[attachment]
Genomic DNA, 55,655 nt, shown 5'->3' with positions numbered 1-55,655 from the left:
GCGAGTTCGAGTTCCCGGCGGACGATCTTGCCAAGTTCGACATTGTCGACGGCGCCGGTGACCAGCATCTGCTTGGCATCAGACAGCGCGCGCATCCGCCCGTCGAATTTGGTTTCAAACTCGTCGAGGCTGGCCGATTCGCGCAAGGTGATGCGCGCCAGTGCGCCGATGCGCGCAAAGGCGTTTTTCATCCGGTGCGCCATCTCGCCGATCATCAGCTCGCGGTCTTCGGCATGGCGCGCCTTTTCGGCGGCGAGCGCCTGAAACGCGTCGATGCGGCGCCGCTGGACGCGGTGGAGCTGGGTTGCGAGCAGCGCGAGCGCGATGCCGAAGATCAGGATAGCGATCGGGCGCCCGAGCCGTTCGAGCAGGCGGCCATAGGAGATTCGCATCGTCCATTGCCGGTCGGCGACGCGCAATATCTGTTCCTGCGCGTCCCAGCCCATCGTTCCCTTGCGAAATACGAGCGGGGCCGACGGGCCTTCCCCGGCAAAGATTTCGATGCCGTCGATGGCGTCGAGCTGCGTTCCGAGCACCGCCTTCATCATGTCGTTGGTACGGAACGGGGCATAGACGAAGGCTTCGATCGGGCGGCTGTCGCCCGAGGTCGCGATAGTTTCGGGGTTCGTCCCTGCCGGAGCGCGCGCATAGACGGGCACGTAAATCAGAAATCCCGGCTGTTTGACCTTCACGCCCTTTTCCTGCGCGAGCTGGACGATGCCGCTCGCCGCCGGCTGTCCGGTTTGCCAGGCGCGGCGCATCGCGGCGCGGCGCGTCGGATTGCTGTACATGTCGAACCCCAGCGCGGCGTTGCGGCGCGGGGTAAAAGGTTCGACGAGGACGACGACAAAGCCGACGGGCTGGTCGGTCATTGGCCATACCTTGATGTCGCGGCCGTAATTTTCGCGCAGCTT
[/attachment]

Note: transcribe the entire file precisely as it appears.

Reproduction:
Genomic DNA, 55,655 nt, shown 5'->3' with positions numbered 1-55,655 from the left:
GCGAGTTCGAGTTCCCGGCGGACGATCTTGCCAAGTTCGACATTGTCGACGGCGCCGGTGACCAGCATCTGCTTGGCATCAGACAGCGCGCGCATCCGCCCGTCGAATTTGGTTTCAAACTCGTCGAGGCTGGCCGATTCGCGCAAGGTGATGCGCGCCAGTGCGCCGATGCGCGCAAAGGCGTTTTTCATCCGGTGCGCCATCTCGCCGATCATCAGCTCGCGGTCTTCGGCATGGCGCGCCTTTTCGGCGGCGAGCGCCTGAAACGCGTCGATGCGGCGCCGCTGGACGCGGTGGAGCTGGGTTGCGAGCAGCGCGAGCGCGATGCCGAAGATCAGGATAGCGATCGGGCGCCCGAGCCGTTCGAGCAGGCGGCCATAGGAGATTCGCATCGTCCATTGCCGGTCGGCGACGCGCAATATCTGTTCCTGCGCGTCCCAGCCCATCGTTCCCTTGCGAAATACGAGCGGGGCCGACGGGCCTTCCCCGGCAAAGATTTCGATGCCGTCGATGGCGTCGAGCTGCGTTCCGAGCACCGCCTTCATCATGTCGTTGGTACGGAACGGGGCATAGACGAAGGCTTCGATCGGGCGGCTGTCGCCCGAGGTCGCGATAGTTTCGGGGTTCGTCCCTGCCGGAGCGCGCGCATAGACGGGCACGTAAATCAGAAATCCCGGCTGTTTGACCTTCACGCCCTTTTCCTGCGCGAGCTGGACGATGCCGCTCGCCGCCGGCTGTCCGGTTTGCCAGGCGCGGCGCATCGCGGCGCGGCGCGTCGGATTGCTGTACATGTCGAACCCCAGCGCGGCGTTGCGGCGCGGGGTAAAAGGTTCGACGAGGACGACGACAAAGCCGACGGGCTGGTCGGTCATTGGCCATACCTTGATGTCGCGGCCGTAATTTTCGCGCAGCTT